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Date:   Fri, 12 Jan 2018 19:10:33 +0100
From:   Jiri Benc <jbenc@...hat.com>
To:     "Mahesh Bandewar (महेश बंडेवार)" <maheshb@...gle.com>
Cc:     liuqifa@...wei.com, David Miller <davem@...emloft.net>,
        dsahern@...il.com, mschiffer@...verse-factory.net,
        idosch@...lanox.com, fw@...len.de, kjlx@...pleofstupid.com,
        girish.moodalbail@...cle.com, sainath.grandhi@...el.com,
        linux-netdev <netdev@...r.kernel.org>, weiyongjun1@...wei.com,
        chenweilong@...wei.com, maowenan@...wei.com, wangyufen@...wei.com,
        yuehaibing@...wei.com, liujian56@...wei.com, liuzhe24@...wei.com,
        wangkefeng.wang@...wei.com, dingtianhong@...wei.com
Subject: Re: [PATCH V2] ipvlan: fix ipvlan MTU limits

On Fri, 12 Jan 2018 09:50:35 -0800, Mahesh Bandewar (महेश बंडेवार) wrote:
> (Looks like you missed the last update I mentioned)

I did not miss it. The proposed behavior is inconsistent and has no
clear pattern (I used the word "magic" for that). I guess examples will
help more. See below.

> Here is the approach in details -

> (a) At slave creation time - it's exactly how it's done currently
> where slave copies masters' mtu. at the same time max_mtu of the slave
> is set as the current mtu of the master.
> (b) If slave updates mtu - ipvlan_change_mtu() will be called and the
> slave's mtu will get set and it will set a flag indicating that slave
> has changed it's mtu (dissociation from master if the mtu is different
> from masters'). If slave mtu is set same as masters' then this flag
> will get reset-ed indicating it wants to follow master (current
> behavior).

Consider these two cases:

# ip l a link eth0 type ipvlan 
# ip l s ipvlan0 mtu 1400
# ip l s eth0 mtu 1400
# ip l s eth0 mtu 1500

Now MTU of ipvlan0 is 1400.

# ip l a link eth0 type ipvlan 
# ip l s eth0 mtu 1400
# ip l s ipvlan0 mtu 1400
# ip l s eth0 mtu 1500

Now MTU of ipvlan0 is 1500.

See why I call that behavior "magic"? Before the last step, it's
impossible to tell from the user space what will happen. And no, don't
propose to artificially cover the first example by forcing the auto
follow flag, it doesn't help. It just moves the magic behavior to
different scenarios.

> (c) When master updates mtu - ipvlan_adj_mtu() gets called where all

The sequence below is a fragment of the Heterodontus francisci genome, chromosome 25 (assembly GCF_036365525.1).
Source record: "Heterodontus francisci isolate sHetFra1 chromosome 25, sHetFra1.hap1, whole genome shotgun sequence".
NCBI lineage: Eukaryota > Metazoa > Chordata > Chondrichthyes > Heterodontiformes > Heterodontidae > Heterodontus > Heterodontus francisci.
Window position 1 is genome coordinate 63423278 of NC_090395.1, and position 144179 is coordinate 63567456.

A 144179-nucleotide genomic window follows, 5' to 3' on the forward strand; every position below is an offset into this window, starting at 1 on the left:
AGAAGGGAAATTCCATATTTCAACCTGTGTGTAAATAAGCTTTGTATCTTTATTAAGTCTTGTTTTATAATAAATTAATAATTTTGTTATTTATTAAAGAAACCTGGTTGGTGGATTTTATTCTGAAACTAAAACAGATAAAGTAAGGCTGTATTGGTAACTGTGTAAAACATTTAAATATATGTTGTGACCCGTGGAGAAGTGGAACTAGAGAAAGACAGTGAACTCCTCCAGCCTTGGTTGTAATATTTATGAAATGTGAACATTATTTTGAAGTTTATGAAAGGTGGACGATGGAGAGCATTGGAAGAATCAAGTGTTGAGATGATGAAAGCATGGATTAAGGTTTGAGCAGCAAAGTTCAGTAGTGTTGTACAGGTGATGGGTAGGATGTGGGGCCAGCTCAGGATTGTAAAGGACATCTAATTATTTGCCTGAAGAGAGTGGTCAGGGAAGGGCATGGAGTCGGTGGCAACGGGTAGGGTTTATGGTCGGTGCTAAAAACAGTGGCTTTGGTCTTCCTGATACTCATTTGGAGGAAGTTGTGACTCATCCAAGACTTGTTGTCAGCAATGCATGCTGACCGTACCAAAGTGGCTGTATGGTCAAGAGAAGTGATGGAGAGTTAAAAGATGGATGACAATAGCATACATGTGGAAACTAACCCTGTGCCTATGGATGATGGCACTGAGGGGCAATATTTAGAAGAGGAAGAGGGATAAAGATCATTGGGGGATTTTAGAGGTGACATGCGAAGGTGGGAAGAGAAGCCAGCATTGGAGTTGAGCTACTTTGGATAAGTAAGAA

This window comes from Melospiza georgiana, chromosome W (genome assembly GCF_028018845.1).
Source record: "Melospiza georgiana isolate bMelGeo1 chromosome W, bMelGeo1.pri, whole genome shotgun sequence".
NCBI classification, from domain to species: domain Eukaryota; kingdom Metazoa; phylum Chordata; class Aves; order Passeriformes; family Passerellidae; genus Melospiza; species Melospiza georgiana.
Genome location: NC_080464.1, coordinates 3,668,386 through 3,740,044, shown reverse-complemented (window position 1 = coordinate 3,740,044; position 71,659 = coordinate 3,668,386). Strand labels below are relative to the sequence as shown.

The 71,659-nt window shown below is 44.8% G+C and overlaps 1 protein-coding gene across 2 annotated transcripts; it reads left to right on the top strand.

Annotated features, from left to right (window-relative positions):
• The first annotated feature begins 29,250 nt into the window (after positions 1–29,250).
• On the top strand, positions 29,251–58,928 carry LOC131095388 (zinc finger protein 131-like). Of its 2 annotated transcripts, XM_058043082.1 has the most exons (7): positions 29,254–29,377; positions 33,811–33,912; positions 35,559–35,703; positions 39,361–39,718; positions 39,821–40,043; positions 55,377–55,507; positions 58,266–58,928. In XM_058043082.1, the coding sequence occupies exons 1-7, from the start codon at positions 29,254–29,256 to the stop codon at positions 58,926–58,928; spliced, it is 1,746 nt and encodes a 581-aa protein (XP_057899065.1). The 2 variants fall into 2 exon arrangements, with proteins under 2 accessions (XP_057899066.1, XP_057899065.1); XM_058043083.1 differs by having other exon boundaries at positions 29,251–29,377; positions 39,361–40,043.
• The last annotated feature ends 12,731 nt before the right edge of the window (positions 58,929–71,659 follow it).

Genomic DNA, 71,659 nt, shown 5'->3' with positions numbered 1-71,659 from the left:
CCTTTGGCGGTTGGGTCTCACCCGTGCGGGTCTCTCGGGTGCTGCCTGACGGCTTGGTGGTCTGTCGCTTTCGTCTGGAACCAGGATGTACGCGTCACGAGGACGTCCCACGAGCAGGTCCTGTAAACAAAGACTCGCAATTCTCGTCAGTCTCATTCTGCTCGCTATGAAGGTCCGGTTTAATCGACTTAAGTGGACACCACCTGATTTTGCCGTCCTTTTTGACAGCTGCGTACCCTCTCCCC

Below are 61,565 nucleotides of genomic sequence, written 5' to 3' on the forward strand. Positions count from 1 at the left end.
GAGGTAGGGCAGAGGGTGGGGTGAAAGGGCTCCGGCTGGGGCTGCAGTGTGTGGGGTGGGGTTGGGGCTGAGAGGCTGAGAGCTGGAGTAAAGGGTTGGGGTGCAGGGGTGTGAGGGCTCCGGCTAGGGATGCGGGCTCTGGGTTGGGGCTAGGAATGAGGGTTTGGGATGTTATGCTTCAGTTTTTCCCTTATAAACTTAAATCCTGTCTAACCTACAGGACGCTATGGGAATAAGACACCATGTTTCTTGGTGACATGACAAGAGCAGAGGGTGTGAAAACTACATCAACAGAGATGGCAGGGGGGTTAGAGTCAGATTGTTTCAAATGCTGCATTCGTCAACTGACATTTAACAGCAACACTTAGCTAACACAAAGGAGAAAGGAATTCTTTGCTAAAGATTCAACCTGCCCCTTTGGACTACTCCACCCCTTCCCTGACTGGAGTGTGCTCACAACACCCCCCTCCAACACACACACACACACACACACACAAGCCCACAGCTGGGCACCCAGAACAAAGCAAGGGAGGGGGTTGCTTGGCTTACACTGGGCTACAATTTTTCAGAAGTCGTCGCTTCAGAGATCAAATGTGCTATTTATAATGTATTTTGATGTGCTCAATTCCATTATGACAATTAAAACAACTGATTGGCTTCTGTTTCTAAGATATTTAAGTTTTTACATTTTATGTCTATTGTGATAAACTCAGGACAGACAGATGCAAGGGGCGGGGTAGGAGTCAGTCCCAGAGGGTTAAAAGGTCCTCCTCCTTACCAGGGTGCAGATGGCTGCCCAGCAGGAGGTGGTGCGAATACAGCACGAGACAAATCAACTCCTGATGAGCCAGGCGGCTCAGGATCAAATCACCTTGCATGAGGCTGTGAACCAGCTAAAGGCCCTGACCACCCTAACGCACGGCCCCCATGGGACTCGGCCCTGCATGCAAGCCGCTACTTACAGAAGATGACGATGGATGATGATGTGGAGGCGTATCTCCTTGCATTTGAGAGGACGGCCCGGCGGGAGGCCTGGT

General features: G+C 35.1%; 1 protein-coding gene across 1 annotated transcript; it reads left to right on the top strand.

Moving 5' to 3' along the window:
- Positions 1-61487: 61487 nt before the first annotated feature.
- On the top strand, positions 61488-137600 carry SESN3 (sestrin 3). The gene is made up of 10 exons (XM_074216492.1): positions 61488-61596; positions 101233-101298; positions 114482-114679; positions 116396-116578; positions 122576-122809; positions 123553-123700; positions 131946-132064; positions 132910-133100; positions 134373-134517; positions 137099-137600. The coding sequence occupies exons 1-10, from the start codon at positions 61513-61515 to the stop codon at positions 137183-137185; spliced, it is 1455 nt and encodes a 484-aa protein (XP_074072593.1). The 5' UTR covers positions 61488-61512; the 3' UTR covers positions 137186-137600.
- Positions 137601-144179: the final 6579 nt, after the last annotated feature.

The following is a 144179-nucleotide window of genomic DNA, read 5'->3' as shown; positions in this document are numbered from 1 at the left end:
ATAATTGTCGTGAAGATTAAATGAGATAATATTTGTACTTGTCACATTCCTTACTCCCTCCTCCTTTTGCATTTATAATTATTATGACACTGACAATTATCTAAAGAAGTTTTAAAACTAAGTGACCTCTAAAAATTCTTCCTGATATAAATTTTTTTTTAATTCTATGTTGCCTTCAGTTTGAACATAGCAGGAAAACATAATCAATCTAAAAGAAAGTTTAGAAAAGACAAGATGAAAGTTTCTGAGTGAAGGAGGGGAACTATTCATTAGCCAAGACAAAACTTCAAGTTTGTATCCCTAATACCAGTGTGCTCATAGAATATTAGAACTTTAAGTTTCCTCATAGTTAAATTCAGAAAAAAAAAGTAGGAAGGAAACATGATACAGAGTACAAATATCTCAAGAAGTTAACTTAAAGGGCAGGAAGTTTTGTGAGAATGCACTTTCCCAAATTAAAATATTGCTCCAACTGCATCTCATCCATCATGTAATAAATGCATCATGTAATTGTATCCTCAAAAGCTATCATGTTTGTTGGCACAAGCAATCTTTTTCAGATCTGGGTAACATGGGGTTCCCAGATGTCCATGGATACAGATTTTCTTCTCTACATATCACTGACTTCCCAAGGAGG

> slaves' max_mtu changes to the master's mtu value (clamping applies
> for the all slaves which are not following master). All the slaves
> which are following master (flag per slave) will get this new mtu.
> Another consequence of this is that slaves' flag might get reset-ed if
> the master's mtu is reduced to the value that was set earlier for the
> slave (and it will start following slave).

Okay, you're actually proposing that. So, another example:

# ip l a link eth0 type ipvlan 
# ip l s ipvlan0 mtu 1400
# ip l s eth0 mtu 1400
# ip l s eth0 mtu 1500

Now MTU of ipvlan0 is 1500.

# ip l a link eth0 type ipvlan 
# ip l s ipvlan0 mtu 1400
# ip l s eth0 mtu 1600
# ip l s eth0 mtu 1500

Now MTU of ipvlan0 is 1400. There's still no consistency here.

> The above should work? The user-space can query the mtu of the slave
> device just like any other device. I was thinking about 'mtu_adj' with
> some additional future extention but for now; we can live with a flag
> on the slave device(s).

It absolutely does not. Never introduce magic behavior, it just forces
you to add more layers of hacks later.

Really, the only way is to introduce user visible and user changeable
flag. Yes, it's more work. But that's something you'll have to swallow.
Introducing hacky behavior is not the way to go. We try hard to
preserve user space compatibility which is pretty much impossible if
you introduce magic hacky behavior. Do it right from the start.

 Jiri

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